Publication(World Bank, Washington, DC, 2019-06) Nicolas, Claire ; Rentschler, Jun ; Potter van Loon, Albertine ; Oguah, Sam ; Schweikert, Amy ; Deinert, Mark ; Koks, Elco ; Arderne, Christopher ; Cubas, Diana ; Li, Jie ; Ichikawa, ErikoThe power sector is both highly vulnerable to natural hazards and a priority for any country'srecovery and reconstruction. After Hurricane Maria in Puerto Rico in 2017, most of the power gridwas down. One year and tens of billions of dollars later some customers were yet to be reconnected to the main grid. This type of long and widespread power outage has major consequences on people's health and well-being, for instance through lacking access to refrigeration for food and medicine, and on the ability of firms to produce and provide people with goods, services, jobs, and income. In most countries, the power system is designed to cope with high-frequency but relatively low impact events. Low-frequency, high-impact events – such as many natural disasters – are rarely considered fully, and the implementation of planned management measures is often patchy. Furthermore, the power system is a special kind of infrastructure due to the heterogeneity of the generation assets and its wide spatial distribution. The latter means that power systems are often exposed to natural hazards and sometimes to more than one hazard, leading to high repair costs when disasters strike. This paper, prepared as a sectoral note for the Lifelines report on infrastructure resilience, investigates the vulnerability of the power system to natural hazards and climate change, and provides recommendations to increase its resilience. It first describes how power outages are often the consequence of natural disasters and outlines the main vulnerabilities of the power sector. It then proposes a range of approaches and solutions for building a more resilient power sector – from increased robustness to greater flexibility – showing that the additional cost of resilience is not high if resources are well spent. Finally, it describes how emergency preparedness and disaster recovery encompass not only technical aspects, like asset strengthening or criticality analysis, but also "softer" skills, like governance, regulatory or capacity building, and education.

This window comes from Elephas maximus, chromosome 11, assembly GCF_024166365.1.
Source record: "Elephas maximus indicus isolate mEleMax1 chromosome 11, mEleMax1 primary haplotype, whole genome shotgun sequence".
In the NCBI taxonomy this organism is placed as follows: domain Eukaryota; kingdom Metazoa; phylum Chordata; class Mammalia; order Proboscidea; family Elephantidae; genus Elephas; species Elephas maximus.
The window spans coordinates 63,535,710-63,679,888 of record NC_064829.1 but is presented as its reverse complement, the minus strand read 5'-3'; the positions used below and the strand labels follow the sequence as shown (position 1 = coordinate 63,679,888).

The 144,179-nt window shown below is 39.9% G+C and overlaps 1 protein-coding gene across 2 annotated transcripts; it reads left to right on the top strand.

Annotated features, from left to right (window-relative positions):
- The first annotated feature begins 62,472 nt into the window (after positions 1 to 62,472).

Publication(World Bank, Washington, DC, 2019-06) Rentschler, Jun ; Braese, Johannes ; Jones, Nick ; Avner, PaoloThis paper analyses the degree to which infrastructure reliability and urban economic activity in several African cities is impacted by flooding. It combines firm-level micro data, flood maps, and several spatial data layers across cities through a harmonized geospatial network analysis. The analysis shows that a significant share of jobs in cities is directly affected by floods. It further details how transport infrastructure is subjected to significant flood risk that disproportionally affects main roads in many cities. While direct flood effects are revealed to be significant, this work further shows how knock-on implications for the entire urban economy might be even larger. Regardless of the direct flood exposure of firms, flooded transport networks mean that disruptions propagate across the city and drastically reduce the connectivity between firms. Access to hospitals is also found to be reduced significantly -- even during relatively light flooding events: From a third of locations in Kampala, floods mean that people would no longer be able to reach hospitals within the "golden hour" -- a rule of thumb referring to the window of time that maximizes the likelihood of survival after a severe medical incident. Overall, this study showcases the use of high-detail city-level analyses to better understand the localized impacts of natural hazards on urban infrastructure networks.
Publication(World Bank, Washington, DC, 2019-06) Rentschler, Jun ; Kornejew, Martin ; Hallegatte, Stephane ; Braese, Johannes ; Obolensky, MargueriteThis study constructs a microdata set of about 143,000 firms to estimate the monetary costs of infrastructure disruptions in 137 low- and middle-income countries, representing 78 percent of the world population and 80 percent of the GDP of low- and -middle-income countries. Specifically, this study assesses the impact of transport, electricity, and water disruptions on the capacity utilization rates of firms. The estimates suggest that utilization losses amount to $151 billion a year -- of which $107 billion are due to transport disruptions, $38 billion due to blackouts, and $6 billion due to dryouts. Moreover, this study shows that electricity outages are causing sales losses equivalent to $82 billion a year. Firms are also incurring the costs of self-generated electricity, estimated to amount to $64 billion a year (including annualized capital expenditure). At almost $300 billion a year, these figures highlight the substantial drag that unreliable infrastructure imposes on firms in developing countries. Yet, these figures are likely to be under-estimates as neither all countries nor all types of impacts are covered.